Saturday, July 20, 2013

Dangerously optimistic?


Over on the Shimer.edu redesign blog (previously), there's some controversy about the tagline used on the mockups of the new website: "Dangerously Optimistic Since 1853":

Dangerously optimistic since 1853

A lot of people don't like it, and I can understand why. It doesn't seem to say anything about Shimer's core product—whether you call that dialogal education, Great Books pedagogy or what have you. On top of that, it lends itself to unfavorable interpretations. Can Shimer really afford to emphasize its own precariousness in this way? Even the old and thoroughly-reviled tagline "the Great Books College of the Midwest" at least suggested stability

But even though I'm the sort of person who normally hates everything, this new tagline really appeals to me. I'll try to explain why (see also Adam O.'s eloquent comment).

As much as Shimer stands for the great books (and for smallness, intentional community, dialogical pedagogy, and various other good things), it stands also for a certain glorious bloody-mindedness without which the school's existence—beyond 1853, or 1855, or 1857, or 1895, or 1898, or 1906, or 1927, or 1949, or 1957, or 1973, or 1977, or 1979, or 1990, or 2010, inter alia—would be unthinkable.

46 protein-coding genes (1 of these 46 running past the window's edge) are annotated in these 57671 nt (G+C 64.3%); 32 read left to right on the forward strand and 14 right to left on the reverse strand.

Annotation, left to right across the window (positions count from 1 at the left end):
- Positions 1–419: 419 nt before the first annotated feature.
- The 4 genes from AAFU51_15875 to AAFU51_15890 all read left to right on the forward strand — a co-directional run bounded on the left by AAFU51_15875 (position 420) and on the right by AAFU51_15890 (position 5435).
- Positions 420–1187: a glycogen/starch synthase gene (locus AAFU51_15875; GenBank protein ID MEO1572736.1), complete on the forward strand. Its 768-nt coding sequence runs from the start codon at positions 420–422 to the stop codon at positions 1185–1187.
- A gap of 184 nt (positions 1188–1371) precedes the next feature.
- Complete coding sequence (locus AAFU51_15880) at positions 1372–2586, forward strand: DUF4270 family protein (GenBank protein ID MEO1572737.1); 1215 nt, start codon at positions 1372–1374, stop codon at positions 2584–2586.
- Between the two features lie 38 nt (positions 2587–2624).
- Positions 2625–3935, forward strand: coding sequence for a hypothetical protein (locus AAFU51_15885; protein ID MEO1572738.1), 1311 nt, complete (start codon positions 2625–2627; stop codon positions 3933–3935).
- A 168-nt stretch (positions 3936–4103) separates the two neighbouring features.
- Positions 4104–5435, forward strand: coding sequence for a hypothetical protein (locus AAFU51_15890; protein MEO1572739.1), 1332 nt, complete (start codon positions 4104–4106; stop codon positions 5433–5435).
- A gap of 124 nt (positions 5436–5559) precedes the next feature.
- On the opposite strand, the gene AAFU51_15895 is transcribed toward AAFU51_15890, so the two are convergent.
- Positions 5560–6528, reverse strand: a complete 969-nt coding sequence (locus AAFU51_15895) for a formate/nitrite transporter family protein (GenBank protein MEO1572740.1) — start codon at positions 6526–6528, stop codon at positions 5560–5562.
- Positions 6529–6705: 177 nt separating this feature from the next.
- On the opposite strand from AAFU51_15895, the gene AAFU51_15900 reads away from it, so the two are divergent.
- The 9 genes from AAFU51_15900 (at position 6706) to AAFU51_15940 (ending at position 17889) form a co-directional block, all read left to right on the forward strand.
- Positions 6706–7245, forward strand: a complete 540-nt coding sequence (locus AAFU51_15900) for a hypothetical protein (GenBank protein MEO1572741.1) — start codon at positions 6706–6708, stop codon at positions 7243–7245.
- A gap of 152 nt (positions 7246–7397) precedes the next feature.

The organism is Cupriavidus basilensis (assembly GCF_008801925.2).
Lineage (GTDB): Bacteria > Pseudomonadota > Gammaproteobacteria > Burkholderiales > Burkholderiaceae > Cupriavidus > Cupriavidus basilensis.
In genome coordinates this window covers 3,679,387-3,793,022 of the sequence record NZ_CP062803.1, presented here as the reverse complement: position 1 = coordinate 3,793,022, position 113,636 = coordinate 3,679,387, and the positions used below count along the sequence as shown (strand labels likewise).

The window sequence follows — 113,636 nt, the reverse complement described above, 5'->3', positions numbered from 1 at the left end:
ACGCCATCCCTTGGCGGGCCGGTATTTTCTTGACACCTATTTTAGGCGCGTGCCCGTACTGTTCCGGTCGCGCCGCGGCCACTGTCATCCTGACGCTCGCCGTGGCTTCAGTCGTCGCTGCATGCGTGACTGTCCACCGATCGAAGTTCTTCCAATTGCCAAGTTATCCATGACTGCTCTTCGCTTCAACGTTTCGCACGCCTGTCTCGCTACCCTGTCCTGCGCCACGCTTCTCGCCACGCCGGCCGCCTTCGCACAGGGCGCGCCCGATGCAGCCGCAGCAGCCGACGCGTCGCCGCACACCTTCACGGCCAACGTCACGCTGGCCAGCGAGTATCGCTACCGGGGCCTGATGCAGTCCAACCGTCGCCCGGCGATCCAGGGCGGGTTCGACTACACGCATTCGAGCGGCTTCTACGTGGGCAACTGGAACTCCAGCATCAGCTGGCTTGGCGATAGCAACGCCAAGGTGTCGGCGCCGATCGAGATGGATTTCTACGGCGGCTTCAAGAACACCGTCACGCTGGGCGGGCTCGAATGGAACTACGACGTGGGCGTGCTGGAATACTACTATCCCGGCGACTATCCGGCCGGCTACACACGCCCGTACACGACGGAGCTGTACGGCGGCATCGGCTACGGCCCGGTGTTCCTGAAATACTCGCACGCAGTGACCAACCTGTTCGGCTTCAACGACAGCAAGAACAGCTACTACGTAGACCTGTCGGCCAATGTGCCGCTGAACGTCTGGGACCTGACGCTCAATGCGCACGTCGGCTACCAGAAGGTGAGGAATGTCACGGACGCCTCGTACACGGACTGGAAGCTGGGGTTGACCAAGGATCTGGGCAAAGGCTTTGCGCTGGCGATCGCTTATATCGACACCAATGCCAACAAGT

There is a reason that Shimer's people have always kept going, in the face of challenges that would have  made any well-adjusted institution decide to meekly curl up and die. Putting that reason into words can be challenging, but it's there all the same.

"Dangerously Optimistic" wouldn't have occurred to me as a way of summarizing this, but I think it works quite well—and certainly better than obvious alternatives like "Telling the World To Go Fuck Itself Since 1853," which for one thing is a bit too long.
Yes. 
.
For a long time, there has been an understandable desire to  keep this crazier side of Shimer safely tucked in the attic—when that craziness isn't needed to repel the latest existential threat, of course.  But this has left me and many others with a strange sense of contradiction between the community that we identify with and the school's outward face (which is also the face presented to alumni). Some contradiction between the inward and outward faces of Shimer is inevitable, but there's been something strangely bloodless about the way that Shimer has presented itself for many years, as if Shimer were trying to pretend that it had become a scaled-down version of an otherwise normal college.